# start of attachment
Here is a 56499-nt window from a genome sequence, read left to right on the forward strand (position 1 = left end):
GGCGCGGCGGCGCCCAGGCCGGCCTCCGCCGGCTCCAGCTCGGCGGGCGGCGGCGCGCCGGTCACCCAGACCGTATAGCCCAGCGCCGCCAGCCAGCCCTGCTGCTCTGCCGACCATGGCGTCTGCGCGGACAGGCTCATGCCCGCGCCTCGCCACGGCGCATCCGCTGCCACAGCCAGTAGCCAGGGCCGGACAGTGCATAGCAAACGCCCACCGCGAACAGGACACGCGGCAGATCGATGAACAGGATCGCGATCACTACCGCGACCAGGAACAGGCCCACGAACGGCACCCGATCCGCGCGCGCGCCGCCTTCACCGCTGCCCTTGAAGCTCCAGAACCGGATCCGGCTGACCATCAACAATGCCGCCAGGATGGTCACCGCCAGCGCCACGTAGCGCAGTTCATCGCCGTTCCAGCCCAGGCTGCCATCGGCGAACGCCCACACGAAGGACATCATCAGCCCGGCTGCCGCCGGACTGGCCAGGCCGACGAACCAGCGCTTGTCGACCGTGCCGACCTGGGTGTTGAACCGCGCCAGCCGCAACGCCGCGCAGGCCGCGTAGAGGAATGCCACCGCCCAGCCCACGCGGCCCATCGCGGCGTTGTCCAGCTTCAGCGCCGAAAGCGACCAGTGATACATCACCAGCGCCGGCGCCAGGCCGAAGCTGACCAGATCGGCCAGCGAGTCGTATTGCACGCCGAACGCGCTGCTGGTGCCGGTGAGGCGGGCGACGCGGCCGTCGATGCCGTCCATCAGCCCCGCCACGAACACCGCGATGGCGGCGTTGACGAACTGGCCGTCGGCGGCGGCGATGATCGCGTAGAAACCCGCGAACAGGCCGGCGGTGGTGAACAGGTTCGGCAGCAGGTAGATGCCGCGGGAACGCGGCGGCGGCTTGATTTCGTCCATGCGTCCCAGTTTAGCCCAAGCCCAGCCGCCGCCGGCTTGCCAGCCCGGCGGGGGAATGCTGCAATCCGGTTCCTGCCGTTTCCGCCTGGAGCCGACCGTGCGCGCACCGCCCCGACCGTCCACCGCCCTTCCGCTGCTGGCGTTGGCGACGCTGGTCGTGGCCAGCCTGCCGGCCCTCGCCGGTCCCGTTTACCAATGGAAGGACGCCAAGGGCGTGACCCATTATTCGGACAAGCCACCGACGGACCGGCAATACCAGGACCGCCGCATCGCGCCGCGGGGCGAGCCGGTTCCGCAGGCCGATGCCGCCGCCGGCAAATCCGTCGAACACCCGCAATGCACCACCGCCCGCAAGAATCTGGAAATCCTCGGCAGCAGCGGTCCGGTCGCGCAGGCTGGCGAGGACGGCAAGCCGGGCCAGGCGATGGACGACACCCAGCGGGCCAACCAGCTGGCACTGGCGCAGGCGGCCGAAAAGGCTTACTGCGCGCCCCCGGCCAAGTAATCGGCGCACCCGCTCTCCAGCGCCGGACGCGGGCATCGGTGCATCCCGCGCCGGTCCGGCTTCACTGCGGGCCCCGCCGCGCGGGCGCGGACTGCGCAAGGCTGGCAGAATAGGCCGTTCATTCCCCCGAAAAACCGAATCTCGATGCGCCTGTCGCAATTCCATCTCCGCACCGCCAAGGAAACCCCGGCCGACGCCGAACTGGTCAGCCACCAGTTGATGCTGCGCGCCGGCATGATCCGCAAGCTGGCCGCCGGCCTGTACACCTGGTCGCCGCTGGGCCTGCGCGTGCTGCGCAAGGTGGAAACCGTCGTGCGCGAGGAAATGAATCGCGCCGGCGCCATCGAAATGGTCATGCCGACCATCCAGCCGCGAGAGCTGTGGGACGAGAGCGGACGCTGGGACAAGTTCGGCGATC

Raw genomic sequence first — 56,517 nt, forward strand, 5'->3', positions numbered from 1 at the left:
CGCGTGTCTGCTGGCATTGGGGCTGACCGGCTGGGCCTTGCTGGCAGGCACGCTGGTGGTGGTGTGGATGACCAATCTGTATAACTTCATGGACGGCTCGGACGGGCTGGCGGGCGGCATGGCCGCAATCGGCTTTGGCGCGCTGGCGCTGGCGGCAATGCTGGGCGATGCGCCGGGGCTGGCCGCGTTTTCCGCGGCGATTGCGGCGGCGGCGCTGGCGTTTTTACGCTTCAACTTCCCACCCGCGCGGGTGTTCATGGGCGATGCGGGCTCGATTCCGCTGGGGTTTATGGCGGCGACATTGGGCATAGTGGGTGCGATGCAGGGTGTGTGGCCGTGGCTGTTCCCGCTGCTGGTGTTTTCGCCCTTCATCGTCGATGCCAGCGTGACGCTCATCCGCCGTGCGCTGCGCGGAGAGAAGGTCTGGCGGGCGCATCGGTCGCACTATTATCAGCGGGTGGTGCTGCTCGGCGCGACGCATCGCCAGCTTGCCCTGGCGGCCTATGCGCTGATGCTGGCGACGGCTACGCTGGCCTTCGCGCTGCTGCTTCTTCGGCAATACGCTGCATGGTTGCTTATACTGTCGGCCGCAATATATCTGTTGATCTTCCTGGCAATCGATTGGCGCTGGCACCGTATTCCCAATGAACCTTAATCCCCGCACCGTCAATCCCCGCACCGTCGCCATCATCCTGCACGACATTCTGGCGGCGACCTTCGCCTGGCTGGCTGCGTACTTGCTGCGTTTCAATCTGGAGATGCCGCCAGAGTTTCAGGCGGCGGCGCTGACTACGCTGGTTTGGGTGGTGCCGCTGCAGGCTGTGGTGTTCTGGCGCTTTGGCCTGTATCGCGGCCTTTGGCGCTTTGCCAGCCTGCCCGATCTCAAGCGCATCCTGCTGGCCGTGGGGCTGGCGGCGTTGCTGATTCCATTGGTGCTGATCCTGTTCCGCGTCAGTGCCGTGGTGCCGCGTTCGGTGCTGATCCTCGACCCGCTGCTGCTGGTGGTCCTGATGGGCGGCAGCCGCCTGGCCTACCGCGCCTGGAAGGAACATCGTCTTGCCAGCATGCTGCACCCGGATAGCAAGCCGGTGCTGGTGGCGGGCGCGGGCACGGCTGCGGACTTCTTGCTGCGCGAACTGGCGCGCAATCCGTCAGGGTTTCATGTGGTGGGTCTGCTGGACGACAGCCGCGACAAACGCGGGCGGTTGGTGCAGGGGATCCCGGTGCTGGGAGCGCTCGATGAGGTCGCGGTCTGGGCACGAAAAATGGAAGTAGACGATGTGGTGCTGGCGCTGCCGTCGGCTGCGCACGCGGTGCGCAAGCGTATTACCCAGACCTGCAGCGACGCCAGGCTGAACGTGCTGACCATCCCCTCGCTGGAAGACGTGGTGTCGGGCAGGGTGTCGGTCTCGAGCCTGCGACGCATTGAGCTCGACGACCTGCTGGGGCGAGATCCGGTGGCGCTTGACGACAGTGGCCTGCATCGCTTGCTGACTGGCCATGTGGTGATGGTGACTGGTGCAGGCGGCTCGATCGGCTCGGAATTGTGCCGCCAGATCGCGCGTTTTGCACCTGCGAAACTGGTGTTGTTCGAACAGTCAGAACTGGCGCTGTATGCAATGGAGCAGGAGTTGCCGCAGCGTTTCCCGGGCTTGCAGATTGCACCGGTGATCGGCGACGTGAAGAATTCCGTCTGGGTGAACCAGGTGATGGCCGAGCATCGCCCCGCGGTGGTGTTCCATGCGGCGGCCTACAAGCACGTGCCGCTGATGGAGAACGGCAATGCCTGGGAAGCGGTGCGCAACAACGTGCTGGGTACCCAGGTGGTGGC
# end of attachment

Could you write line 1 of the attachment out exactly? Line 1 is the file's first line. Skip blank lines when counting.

Here is a 56499-nt window from a genome sequence, read left to right on the forward strand (position 1 = left end):